Noah's Experience

Charles J. Aebi

Noah lived in rough times. God’s men married worldly women because they were physically attractive, and the result over several generations was that sin became the order of the day. God “saw that the wickedness of man was great in the earth, and that every intent of the thoughts of his heart was only evil continually” (Genesis 6:5). God said he would allow them only 120 years in which to repent at the preaching of one inspired by His Spirit (6:3). We learn in 2 Peter 2:5 that this preacher was Noah, who was inspired by the Spirit of Christ (1 Peter 3:19) to preach to the disobedient. Some have thought that the 120 years was the figure set at that time as the length of life people could usually attain, but we read that Noah himself lived 350 more years after the flood. He was already 600 when the flood came (Genesis 9:28-29). Shem, Noah’s son, lived for 498 years after the flood for a total life-span of 600 years (Genesis 11:10-11). Arphaxad, Noah’s grandson, lived 438 years (Genesis 11:12-13). Life-spans did decrease, but we conclude that the 120-year figure refers to how long God would give men before the flood came.

God’s decision was to cause a flood to destroy all who would not listen, to save Noah by the water of the flood from the sins of that time, and to save Noah and the animals in a boat called the “ark.” There is a partial model of the ark in the Creation Museum in Kentucky across the Ohio River from Cincinnati; it is worth going to see, along with other things there. Not everything in that Museum is accurate, but it is far more Biblical than any other I have seen.

Noah was given detailed instructions about the ark. It was to be made of gopher wood (a wood unknown to us) and waterproofed inside and out with pitch (tar), which probably would have made it black or very dark. It was to have rooms on its three decks, and to have a roof on top, a cubit-sized window or skylight, and a door in its side. It was to be 300 cubits long, 50 cubits wide, and 30 cubits high—similar proportions to our modern oil tankers—or in feet, about 450 by 75 by 45.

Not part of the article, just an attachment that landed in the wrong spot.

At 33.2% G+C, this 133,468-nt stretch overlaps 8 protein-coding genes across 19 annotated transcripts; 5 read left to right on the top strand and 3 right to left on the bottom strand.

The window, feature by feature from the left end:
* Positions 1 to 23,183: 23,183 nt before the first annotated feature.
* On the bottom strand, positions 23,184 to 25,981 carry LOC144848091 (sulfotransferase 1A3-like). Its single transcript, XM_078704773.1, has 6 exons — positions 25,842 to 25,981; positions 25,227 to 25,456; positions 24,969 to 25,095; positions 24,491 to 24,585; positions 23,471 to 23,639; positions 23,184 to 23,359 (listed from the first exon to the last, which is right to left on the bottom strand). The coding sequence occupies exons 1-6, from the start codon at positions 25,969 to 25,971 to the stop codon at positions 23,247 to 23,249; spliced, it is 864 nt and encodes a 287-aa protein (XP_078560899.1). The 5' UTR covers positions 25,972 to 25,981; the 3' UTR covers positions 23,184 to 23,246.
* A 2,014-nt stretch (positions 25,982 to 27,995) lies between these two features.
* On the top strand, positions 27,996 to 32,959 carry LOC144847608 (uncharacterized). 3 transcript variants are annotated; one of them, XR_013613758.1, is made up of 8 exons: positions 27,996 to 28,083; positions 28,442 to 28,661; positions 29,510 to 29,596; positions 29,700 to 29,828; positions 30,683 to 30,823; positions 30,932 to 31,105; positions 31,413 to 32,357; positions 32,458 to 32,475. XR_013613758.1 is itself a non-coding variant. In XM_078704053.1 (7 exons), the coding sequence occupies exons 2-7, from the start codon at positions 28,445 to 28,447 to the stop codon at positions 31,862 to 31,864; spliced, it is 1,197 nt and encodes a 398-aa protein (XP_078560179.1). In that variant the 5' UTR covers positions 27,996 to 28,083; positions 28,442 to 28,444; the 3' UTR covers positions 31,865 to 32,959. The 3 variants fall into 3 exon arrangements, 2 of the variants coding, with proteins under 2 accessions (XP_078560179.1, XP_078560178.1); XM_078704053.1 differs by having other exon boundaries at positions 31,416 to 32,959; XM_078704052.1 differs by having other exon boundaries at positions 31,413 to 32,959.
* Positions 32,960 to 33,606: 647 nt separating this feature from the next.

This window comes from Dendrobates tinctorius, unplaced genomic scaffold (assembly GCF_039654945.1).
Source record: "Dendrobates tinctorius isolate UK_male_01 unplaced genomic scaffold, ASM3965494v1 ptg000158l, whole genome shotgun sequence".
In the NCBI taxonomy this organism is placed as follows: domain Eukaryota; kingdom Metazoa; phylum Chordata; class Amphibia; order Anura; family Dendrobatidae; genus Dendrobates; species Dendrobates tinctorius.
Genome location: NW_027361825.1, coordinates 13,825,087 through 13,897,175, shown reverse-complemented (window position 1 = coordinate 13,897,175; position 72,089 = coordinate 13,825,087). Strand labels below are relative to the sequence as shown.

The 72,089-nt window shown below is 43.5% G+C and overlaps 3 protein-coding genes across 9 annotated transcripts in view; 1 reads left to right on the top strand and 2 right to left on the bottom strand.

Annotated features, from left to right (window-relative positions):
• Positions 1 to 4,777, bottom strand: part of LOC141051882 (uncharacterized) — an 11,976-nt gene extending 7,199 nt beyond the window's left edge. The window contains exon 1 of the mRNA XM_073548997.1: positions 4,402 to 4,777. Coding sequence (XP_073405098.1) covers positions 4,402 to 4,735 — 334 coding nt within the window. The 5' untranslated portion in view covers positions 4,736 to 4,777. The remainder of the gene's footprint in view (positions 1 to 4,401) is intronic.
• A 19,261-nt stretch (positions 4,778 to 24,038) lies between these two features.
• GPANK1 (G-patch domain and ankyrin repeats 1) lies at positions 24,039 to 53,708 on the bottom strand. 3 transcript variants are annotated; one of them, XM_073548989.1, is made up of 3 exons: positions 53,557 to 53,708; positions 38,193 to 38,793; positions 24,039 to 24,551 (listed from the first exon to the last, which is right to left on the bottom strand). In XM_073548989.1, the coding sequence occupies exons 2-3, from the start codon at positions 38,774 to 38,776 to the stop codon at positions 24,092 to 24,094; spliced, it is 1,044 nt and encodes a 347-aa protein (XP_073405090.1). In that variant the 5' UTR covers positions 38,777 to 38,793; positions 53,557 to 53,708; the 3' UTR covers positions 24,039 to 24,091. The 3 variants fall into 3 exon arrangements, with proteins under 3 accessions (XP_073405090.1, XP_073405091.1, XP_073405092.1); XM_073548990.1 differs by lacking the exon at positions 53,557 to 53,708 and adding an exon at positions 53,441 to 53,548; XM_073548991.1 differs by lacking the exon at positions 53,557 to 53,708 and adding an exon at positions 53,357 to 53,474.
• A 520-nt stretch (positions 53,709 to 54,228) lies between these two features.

Noah was to do all this, and to bring in food for his family and the animals, and to preach to the disobedient while he did it. He had a total of 120 years in which to do this. When the time came, God evidently brought the animals to the ark; we do not need to read into it the idea that Noah became a cowboy at round-up time.

Genesis 6:22 says Noah did all that God commanded him. He did not make the ark 306 nor 293 cubits long; he made it 300. He did likewise with all the directions, specifications, and dimensions God gave him. In other words, Noah obeyed God precisely. The result was that he and his family were saved from the wicked world by the flood and saved from the flood by the ark. He did as he was told! As a result, Noah is listed in the faith hall of fame in Hebrews 11, and Noah is an example for us of one who followed God’s directions completely, “to the letter.” We need to do the same, for we have God’s directions in the New Testament for our lives, for our worship, and for our thoughts and actions. We can experience God’s acceptance just as Noah did if we obey God’s plan for us as Noah obeyed God’s plan for him. —2660 Layman Rd., Vincent OH 45784.

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